Mood and the Glycaemic Index

If you’re feeling a little unsettled at the moment with all that is going on in the world, you are not alone! It wouldn’t be too over the top to say it has been an emotional rollercoaster! But did you know that the foods we eat can make this rollercoaster of emotions worse? Let me explain ….

The glycaemic index (GI) is a scale from 0-100 on which carbohydrate containing foods (think bread, rice, pasta, potato, fruit etc) can be categorised into low, moderate and high GI carbohydrates. Low GI foods have a rating of <55 and high GI >75 on the GI scale. High and low GI foods have a different effect on the amount of sugar (also known as glucose) in our blood.

Carbohydrates are important for us to include each day as they provide our body, muscles and brain with energy to do our normal daily tasks – this might include exercise, study, work, caring for our family, housework etc. When we eat these foods, our body breaks them down into smaller parts, the part we use for energy, we call this glucose, but it can also be called sugar. The sugar is taken into our blood stream, after some time a hormone called insulin (released from the pancreas) attaches to the sugar in our blood and carries to our muscles and liver where it can be stored as glycogen so we can use it for energy. It is normal for some sugar to be in our blood always but depending on the types of carbohydrates we eat the level of sugar in our blood can go quite high – too high!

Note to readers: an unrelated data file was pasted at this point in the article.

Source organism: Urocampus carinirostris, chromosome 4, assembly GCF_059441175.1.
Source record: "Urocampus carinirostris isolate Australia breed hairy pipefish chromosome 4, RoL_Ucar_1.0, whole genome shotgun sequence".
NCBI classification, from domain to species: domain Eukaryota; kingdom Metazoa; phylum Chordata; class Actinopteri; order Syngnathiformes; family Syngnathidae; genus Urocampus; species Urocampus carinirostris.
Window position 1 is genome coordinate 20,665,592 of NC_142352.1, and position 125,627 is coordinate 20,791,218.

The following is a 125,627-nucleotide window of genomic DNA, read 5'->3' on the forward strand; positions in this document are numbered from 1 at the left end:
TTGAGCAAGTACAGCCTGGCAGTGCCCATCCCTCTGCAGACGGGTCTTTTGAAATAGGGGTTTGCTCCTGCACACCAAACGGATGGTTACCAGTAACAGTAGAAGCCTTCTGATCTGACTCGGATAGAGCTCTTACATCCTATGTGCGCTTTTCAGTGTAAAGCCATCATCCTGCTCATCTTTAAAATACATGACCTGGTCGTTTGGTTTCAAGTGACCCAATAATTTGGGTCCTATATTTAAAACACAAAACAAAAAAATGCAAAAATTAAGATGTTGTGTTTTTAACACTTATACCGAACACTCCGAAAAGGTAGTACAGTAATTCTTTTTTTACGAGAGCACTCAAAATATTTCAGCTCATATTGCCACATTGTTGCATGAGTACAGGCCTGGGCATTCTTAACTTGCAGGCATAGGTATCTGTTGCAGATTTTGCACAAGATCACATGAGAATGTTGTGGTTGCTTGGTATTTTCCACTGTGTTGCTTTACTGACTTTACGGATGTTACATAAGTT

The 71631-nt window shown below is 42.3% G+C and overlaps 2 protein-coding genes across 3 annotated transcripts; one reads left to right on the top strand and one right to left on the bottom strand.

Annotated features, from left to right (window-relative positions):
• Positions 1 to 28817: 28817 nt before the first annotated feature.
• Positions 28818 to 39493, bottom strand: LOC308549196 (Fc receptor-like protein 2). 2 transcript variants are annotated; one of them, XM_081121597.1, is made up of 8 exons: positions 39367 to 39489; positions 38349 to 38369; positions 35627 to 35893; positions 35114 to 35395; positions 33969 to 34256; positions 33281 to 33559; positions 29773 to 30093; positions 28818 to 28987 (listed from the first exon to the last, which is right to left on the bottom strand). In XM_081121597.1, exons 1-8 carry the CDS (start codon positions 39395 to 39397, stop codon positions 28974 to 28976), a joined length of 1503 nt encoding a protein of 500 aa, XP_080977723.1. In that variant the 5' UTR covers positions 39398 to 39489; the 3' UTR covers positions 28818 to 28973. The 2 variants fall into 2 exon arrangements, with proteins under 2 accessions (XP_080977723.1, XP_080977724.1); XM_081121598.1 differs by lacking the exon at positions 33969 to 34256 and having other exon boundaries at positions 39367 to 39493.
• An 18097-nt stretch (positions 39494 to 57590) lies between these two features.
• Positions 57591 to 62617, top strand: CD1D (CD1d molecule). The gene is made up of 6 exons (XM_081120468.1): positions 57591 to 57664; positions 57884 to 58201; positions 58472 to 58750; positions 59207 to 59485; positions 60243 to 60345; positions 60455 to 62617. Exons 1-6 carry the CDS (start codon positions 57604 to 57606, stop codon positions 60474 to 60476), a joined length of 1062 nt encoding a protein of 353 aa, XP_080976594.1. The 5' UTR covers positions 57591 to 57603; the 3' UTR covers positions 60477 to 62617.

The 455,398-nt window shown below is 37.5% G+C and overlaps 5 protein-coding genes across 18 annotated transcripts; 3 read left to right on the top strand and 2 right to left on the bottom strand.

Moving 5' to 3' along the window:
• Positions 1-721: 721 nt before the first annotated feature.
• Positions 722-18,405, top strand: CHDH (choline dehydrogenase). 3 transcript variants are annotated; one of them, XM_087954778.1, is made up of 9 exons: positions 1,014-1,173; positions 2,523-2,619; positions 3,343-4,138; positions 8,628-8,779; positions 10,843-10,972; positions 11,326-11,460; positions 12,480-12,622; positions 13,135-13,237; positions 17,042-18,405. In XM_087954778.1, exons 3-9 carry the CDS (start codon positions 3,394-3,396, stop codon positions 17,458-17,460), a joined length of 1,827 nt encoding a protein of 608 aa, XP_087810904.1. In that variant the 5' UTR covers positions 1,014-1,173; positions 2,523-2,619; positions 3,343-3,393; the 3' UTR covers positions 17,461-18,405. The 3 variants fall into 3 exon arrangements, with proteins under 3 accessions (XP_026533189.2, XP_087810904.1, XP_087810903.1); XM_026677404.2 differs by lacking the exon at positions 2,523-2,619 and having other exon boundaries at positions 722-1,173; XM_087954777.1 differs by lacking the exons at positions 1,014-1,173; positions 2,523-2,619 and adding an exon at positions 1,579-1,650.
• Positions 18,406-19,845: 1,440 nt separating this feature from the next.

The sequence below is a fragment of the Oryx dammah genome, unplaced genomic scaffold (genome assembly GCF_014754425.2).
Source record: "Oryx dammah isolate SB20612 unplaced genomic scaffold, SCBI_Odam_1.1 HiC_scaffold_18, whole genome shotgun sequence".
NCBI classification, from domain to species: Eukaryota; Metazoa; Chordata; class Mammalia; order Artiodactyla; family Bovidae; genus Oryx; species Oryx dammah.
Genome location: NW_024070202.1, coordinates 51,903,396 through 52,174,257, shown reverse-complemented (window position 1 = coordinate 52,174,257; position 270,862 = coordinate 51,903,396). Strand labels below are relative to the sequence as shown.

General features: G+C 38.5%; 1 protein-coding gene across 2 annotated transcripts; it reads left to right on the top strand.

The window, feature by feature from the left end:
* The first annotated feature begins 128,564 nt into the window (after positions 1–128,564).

Looking at the picture below you can see what happens to our blood sugar levels when we eat high GI carbohydrate foods. Our mood and energy levels are closely linked to our blood sugar levels (BSL). So when our BSL spikes, so does our mood and energy. We feel pretty good when this happens – happy, energetic etc. The problem is after this spike insulin takes the sugar out of the blood and we have a BSL low. When our BSL goes too low, we can feel pretty awful, mood is low, energy is low, we might feel hungry or even HANGRY. To make things harder when we have this low our body often craves more of those sweet foods to get us back up again. You can see how the yoyo pattern in our mood can start to take shape. For people who may already be struggling with their mood this yoyo-ing is NOT helpful.

Of course, it is absolutely fine to be having the occasional treat (goodness knows I have been!), but in order to help keep our mood as stable as we possibly can it is best that we have a regular intake of low GI carbohydrates over the day. Examples of this could be porridge or a high fibre cereal at breakfast with fruit, wholemeal/wholegrain wrap or sandwich at lunch and some long grain rice or pasta with meat and vegetables at dinner.

If you would like to find out more about what this might look like for you please feel free to contact one of our dietitian's for more information.

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